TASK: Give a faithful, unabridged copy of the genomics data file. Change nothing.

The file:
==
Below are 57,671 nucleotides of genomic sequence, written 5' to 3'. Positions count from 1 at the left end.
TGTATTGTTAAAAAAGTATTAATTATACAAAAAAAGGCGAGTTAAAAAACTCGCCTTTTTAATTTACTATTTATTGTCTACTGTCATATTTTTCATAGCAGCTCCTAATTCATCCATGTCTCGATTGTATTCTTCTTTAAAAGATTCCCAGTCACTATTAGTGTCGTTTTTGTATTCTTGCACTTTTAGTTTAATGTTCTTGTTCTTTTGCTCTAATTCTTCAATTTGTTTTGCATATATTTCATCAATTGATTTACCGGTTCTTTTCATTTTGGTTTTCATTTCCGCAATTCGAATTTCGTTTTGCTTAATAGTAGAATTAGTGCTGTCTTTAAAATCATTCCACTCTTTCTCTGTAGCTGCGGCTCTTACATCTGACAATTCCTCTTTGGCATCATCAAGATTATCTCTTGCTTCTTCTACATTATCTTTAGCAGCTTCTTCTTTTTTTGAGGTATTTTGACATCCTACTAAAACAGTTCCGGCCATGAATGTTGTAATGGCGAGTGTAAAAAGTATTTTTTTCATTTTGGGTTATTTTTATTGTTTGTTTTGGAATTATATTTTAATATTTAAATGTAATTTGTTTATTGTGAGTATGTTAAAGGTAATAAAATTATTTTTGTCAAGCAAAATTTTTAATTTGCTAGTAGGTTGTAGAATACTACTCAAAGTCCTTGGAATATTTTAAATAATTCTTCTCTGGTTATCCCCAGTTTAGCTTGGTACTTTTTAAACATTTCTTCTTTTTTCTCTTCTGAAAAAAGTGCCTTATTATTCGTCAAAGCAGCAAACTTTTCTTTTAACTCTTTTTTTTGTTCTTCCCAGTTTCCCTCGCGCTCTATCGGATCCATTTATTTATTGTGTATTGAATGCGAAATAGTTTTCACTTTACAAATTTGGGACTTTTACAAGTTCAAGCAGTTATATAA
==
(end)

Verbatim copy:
Below are 57,671 nucleotides of genomic sequence, written 5' to 3'. Positions count from 1 at the left end.
TGTATTGTTAAAAAAGTATTAATTATACAAAAAAAGGCGAGTTAAAAAACTCGCCTTTTTAATTTACTATTTATTGTCTACTGTCATATTTTTCATAGCAGCTCCTAATTCATCCATGTCTCGATTGTATTCTTCTTTAAAAGATTCCCAGTCACTATTAGTGTCGTTTTTGTATTCTTGCACTTTTAGTTTAATGTTCTTGTTCTTTTGCTCTAATTCTTCAATTTGTTTTGCATATATTTCATCAATTGATTTACCGGTTCTTTTCATTTTGGTTTTCATTTCCGCAATTCGAATTTCGTTTTGCTTAATAGTAGAATTAGTGCTGTCTTTAAAATCATTCCACTCTTTCTCTGTAGCTGCGGCTCTTACATCTGACAATTCCTCTTTGGCATCATCAAGATTATCTCTTGCTTCTTCTACATTATCTTTAGCAGCTTCTTCTTTTTTTGAGGTATTTTGACATCCTACTAAAACAGTTCCGGCCATGAATGTTGTAATGGCGAGTGTAAAAAGTATTTTTTTCATTTTGGGTTATTTTTATTGTTTGTTTTGGAATTATATTTTAATATTTAAATGTAATTTGTTTATTGTGAGTATGTTAAAGGTAATAAAATTATTTTTGTCAAGCAAAATTTTTAATTTGCTAGTAGGTTGTAGAATACTACTCAAAGTCCTTGGAATATTTTAAATAATTCTTCTCTGGTTATCCCCAGTTTAGCTTGGTACTTTTTAAACATTTCTTCTTTTTTCTCTTCTGAAAAAAGTGCCTTATTATTCGTCAAAGCAGCAAACTTTTCTTTTAACTCTTTTTTTTGTTCTTCCCAGTTTCCCTCGCGCTCTATCGGATCCATTTATTTATTGTGTATTGAATGCGAAATAGTTTTCACTTTACAAATTTGGGACTTTTACAAGTTCAAGCAGTTATATAA